RNAi mechanism is currently been used as an application for the vector control. Arthropods such as mosquitoes encode a functional RNA silencing pathway (Rui lu et al, 2004), the RNAi mechanism in aedes aegypti is important in controlling the levels of mRNA of the virus in the vector. In order to target the DENV2, the mosquito cells transcribe an inverted repeat RNA thus causing the RNA genome of the virus to be unable to support the replication of the virus (Adelman et al, 2002). The expression of premembrane coding region of the dengue virus in adult aedes aegypti caused activation of a resistance pathway against the type 2 dengue virus.

The RNAi effect in insect is studied to be both inducible and heritable. The injection of dsRNA in insect is inducible and the expression of gene in later stages of development is not altered. Recent studies showed that both inheritable and stable RNAi suppression was observed in transgenic insects consisting of gene specific dsRNA.

These mechanisms direct to the understanding and focus to an innovative approach towards the development of a strategy for the control of dengue. Aedes aegypti is considered as a 'dirty syringe' spreading the pathogen while feeding on a host for a blood meal. The mosquito releases saliva that contains the virus which causes infection in the host body. RNAi, which is described above acts as the innate immune response of the vector preventing it from getting the infection by keeping the virus to low levels as to not cause pathology. If the virus is not affecting the mosquito's fitness then why would it invest energy to fully eliminate it. This phenomenon was proved by constructing knockdown of genes responsible for turn on the RNAi pathway; reduction in RNAi caused an increased viral replication. Keeping this in mind on could hypothesis what if the RNAi gene expression is increased to levels that virus would be able to replicate, and thus not be able to transfer from the vector to the host. Example of therapy based on this concept is mentioned in detail below.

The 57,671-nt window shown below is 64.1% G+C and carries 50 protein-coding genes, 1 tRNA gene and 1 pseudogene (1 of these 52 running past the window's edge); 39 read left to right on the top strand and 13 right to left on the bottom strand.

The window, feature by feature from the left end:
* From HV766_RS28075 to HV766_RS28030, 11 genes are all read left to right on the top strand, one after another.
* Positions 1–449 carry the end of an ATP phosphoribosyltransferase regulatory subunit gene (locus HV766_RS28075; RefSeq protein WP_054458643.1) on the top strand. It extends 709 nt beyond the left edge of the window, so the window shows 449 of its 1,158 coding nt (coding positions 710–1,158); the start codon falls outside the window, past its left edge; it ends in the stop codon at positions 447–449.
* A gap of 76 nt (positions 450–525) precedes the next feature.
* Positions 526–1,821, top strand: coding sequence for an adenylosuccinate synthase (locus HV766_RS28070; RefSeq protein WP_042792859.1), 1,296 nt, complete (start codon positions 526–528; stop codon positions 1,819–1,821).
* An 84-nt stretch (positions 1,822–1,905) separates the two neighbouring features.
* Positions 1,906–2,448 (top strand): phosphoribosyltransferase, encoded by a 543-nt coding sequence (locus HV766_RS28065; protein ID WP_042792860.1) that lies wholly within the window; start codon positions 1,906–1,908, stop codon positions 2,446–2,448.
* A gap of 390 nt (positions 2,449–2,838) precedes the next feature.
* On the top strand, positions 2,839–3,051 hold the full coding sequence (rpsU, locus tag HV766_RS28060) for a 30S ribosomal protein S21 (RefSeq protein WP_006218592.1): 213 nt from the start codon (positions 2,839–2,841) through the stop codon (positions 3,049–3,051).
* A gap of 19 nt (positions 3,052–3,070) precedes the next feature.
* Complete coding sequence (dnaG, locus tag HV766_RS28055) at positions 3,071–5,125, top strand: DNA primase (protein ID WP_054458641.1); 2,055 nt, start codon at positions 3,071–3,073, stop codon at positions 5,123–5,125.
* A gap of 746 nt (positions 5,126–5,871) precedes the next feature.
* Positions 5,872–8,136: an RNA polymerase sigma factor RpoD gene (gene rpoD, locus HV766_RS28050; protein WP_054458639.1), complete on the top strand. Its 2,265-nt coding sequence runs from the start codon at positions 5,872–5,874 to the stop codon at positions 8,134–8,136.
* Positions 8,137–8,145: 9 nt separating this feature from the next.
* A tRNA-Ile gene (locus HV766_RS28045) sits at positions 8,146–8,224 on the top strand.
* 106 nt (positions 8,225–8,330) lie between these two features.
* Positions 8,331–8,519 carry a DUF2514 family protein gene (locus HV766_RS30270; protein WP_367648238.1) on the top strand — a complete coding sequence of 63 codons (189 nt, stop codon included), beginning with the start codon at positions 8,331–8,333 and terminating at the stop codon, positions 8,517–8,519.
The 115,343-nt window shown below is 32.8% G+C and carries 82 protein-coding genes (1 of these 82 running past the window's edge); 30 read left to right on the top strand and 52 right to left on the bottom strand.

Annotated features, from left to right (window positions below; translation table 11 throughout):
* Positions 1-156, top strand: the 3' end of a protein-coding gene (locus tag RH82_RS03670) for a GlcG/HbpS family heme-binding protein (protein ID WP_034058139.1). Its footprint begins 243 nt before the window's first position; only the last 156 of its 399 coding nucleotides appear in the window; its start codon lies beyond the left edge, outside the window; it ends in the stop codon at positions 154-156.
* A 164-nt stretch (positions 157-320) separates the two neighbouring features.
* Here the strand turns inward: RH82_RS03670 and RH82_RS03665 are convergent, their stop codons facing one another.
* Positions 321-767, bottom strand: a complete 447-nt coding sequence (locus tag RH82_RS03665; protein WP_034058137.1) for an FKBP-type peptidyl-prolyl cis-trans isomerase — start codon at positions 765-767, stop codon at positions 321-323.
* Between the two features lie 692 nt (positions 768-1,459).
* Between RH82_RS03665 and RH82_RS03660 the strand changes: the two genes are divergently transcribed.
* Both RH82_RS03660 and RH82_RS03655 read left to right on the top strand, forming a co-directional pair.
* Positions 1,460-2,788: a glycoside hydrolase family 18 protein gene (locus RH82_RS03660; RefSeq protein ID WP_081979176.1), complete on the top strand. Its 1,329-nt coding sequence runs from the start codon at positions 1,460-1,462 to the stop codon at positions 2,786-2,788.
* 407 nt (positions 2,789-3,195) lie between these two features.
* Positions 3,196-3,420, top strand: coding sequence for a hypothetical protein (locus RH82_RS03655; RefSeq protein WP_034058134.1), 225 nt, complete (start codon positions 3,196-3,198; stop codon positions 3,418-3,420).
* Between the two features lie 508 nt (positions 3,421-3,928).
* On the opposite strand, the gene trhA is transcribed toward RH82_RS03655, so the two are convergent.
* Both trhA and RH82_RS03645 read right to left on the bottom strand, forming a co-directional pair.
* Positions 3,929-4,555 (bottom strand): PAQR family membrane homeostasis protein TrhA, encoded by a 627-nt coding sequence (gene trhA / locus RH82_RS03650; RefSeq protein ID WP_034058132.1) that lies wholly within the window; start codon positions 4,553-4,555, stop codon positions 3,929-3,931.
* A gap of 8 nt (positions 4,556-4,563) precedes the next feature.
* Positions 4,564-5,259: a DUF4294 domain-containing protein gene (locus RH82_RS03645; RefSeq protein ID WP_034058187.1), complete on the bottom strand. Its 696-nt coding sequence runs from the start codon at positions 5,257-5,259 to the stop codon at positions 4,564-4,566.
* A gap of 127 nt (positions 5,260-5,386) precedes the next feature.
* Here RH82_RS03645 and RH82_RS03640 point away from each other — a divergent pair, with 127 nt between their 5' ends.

Therapy based on RNAi gene silencing

The RNAi response to DENV can be possibly induced in the mosquito's midgut when the mosquito feeds onto an infected blood containing the virus, thus by increasing the RNAi response the viral genome can be destroyed before the virus is able to replicate and evade the mosquito's innate immune response. This research is focused on midgut as the target for the destruction of the virus because it is the first tissue the virus encounter inside the mosquito and it determines the competence of the vector. This hypothesis is tested using a molecular transgenic technique to engineer strains of aedes aegypti that form double stranded RNA in mosquito cells and thus cause triggering of RNAi response due to the transcription of an anti DEN effector molecule. The effector molecule contains RNA fragments from the premembrane containing regions of DENV2, sialokinin intron sequences and also antisense RNA complementary to the sense RNA of premembrane. An inducible promoter cardoxypeptidase is used that is expressed in all midgut cells after the ingestion of a blood meal. Also a PAX-eGFP gene is used as an eye marker in order to facilitate screening of the transformed mosquitoes.